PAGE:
"We are not afraid to entrust the American people with unpleasant facts, foreign ideas, alien philosophies and competitive values. For a nation that is afraid to let its people judge the truth and falsehood in an open market is afraid of its people."
-- John F. Kennedy
David Williams is a young man. And young men sometimes make unwise choices.
Williams tackled the subject of race for his column in the Daily Barometer, the student newspaper at Oregon State University.
He found himself booted off the newspaper staff and right into the middle of a controversy.
Williams borrowed many key points -- and some phrases -- from columnist Leonard Pitts of the Detroit Free Press. Pitts argued that African-Americans too quickly defend other African-Americans accused of wrongdoing.
He cited singer and accused child pornographer R. Kelly as an example.
Williams -- lacking Pitts' depth and sophistication -- extrapolated from this that the black community lacks sufficiently moral role models.
It was an absurd point.
Of course African-Americans have moral role models. Look at African-Americans from Frederick Douglass to Martin Luther King Jr. Williams only cited dysfunctional African-American entertainers and athletes.
No group should be judged on the character of their celebrities. You can't draw conclusions about black Americans based on O.J. Simpson any more than you can draw conclusions about white Americans based on Bing Crosby.
(A lot of white people liked Bing Crosby too but he drank to excess and beat his children.)
Pitts made a valid argument. Williams took Pitts' column and reached the reducto ad absurdum of Pitts' point of view. Young people will do that from time to time.
They are sometimes long on opinions and short on nuances. Points have a nasty habit of flying right over their heads.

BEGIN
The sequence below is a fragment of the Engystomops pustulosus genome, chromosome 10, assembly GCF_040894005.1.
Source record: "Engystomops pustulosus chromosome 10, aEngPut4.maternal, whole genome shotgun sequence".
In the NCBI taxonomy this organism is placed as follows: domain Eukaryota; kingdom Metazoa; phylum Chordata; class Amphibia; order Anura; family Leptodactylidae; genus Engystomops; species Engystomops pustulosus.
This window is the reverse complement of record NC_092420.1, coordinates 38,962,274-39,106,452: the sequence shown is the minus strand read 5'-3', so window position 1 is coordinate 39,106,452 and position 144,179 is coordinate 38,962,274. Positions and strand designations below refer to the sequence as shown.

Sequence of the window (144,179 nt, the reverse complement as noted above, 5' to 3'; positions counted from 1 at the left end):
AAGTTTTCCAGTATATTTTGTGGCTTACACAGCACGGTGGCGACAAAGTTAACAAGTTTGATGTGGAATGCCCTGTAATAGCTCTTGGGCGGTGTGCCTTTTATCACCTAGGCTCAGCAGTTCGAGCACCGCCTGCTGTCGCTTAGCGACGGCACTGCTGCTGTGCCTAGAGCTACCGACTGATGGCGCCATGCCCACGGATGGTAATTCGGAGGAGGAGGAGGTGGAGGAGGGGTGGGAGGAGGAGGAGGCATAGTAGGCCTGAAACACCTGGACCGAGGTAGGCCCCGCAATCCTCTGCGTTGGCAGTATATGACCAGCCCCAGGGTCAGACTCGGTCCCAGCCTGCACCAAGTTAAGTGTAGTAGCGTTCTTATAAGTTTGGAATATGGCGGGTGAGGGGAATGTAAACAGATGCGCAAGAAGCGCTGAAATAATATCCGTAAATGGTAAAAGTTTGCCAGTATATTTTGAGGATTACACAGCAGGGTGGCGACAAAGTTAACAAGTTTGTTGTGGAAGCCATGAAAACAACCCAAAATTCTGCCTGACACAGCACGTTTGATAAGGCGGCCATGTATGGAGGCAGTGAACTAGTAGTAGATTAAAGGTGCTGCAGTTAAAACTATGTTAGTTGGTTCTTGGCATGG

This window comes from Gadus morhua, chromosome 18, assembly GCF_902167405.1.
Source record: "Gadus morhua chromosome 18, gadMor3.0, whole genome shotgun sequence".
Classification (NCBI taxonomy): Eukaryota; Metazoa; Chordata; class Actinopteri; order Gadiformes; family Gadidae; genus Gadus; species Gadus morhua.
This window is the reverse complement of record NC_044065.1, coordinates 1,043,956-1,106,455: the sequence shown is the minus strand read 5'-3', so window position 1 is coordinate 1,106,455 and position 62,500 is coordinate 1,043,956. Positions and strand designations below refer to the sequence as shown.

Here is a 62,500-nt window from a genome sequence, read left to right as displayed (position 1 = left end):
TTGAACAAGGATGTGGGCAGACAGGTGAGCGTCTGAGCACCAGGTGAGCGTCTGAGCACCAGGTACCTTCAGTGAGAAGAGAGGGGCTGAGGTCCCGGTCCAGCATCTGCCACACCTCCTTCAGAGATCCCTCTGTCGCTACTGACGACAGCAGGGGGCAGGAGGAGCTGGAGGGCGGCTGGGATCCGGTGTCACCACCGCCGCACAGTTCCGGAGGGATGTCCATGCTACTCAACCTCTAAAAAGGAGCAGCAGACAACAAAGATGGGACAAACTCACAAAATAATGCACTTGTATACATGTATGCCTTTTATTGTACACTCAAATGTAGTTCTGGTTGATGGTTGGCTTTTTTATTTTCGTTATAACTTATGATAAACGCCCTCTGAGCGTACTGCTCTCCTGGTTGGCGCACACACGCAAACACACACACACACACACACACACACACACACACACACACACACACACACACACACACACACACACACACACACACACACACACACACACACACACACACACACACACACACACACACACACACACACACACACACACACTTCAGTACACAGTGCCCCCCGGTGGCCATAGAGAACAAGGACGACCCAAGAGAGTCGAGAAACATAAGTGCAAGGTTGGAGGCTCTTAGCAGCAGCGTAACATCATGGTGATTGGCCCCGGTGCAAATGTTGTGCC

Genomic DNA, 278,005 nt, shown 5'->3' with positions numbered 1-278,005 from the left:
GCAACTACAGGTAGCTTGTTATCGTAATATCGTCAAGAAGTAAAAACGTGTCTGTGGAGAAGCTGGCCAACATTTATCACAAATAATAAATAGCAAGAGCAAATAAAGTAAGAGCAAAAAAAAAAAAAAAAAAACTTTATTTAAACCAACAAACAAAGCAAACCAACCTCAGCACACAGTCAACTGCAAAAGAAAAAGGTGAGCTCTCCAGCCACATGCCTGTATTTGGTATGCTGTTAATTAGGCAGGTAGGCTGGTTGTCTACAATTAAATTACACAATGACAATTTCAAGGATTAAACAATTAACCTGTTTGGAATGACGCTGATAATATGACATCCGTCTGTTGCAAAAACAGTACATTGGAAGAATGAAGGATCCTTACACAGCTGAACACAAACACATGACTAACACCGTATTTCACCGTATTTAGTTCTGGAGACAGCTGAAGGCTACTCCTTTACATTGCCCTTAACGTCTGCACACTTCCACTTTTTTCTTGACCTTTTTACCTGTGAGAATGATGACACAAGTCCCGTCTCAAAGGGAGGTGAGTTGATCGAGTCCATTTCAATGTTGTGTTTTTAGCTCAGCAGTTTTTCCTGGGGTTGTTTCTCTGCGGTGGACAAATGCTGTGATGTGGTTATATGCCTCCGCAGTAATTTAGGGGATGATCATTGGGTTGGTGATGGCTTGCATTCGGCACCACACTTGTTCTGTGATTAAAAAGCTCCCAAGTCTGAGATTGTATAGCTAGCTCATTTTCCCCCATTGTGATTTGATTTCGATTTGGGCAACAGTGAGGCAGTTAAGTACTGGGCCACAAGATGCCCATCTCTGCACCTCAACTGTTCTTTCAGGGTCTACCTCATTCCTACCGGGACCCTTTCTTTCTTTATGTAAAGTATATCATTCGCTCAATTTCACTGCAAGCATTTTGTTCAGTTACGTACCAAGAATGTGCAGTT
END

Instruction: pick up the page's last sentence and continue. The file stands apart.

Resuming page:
Having said that, I hasten to add that Williams does not have a monopoly on unwise choices. His editors trumped his lack of wisdom by getting rid of him.
Their decision flies in the face of the First Amendment.
Pitts later addressed the incident in his own column.
Pitts -- comparing Williams' column to another incident where a white person made racially insensitive remarks -- said "the insult had indeed not risen from malice, but from a simple lack of knowledge. That means it can be cured by information.
"And most people are willing to accept information, provided it's offered in a way that doesn't make them feel six inches tall."
People that height generally don't listen. They become angry and defensive. So I am not inclined to jump on either Williams or his editors.
We have what those of us who are parents call "a teachable moment."
Some people see racism in Williams' column. Others see political correctness run amok in the editors decision. I just see a group of young people trying to find their way.
Young people often make mistakes. Williams made a mistake writing an overly simplistic column. His editors made a mistake in dumping him for his own legitimate -- albeit clumsy -- point of view.
Both mistakes can be corrected with education, and with any luck, never happen again.
Journalists throughout the globe will celebrate Saturday, May 3, as World Press Freedom Day.
The young journalists of the Daily Barometer no doubt feel passionately -- as almost all journalists do -- about freedom of the press.
This incident serves as a reminder not just for them, but for all of us, that freedom of the press is seldom easy. It requires that we tolerate -- even welcome -- opinions other than our own.
The human brain has an almost autonomic reflex to suppress ideas it finds abhorrent. We journalists like to pretend we are objective and above such primitive instincts.
To be honest, however, people sometimes write letters to the editor that make my skin crawl. Part of us wants to censor them or, at the very least, respond in kind.
Yet I keep silent. We will not run letters that are libelous, obscene or in bad taste. Yet we have never censored a letter because it offers an opinion different from our own.
A quote taped on my monitor always puts things in perspective. It's from William Allen White, who edited the rural community newspaper in Emporia, Kan. White said:
"You tell me the law is above freedom of utterance. And I reply that you can have no wise laws nor free enforcement of wise laws unless there is the free expression of the wisdom of the people and, alas, their folly with it. But if there is freedom, folly will die of its own poison and the wisdom will survive. That is the history of the race."
Something for all of us to think about on the week of World Press Freedom Day.
(Tom Henderson is the managing editor of the Itemizer-Observer. He promises to go back to being funny next week.)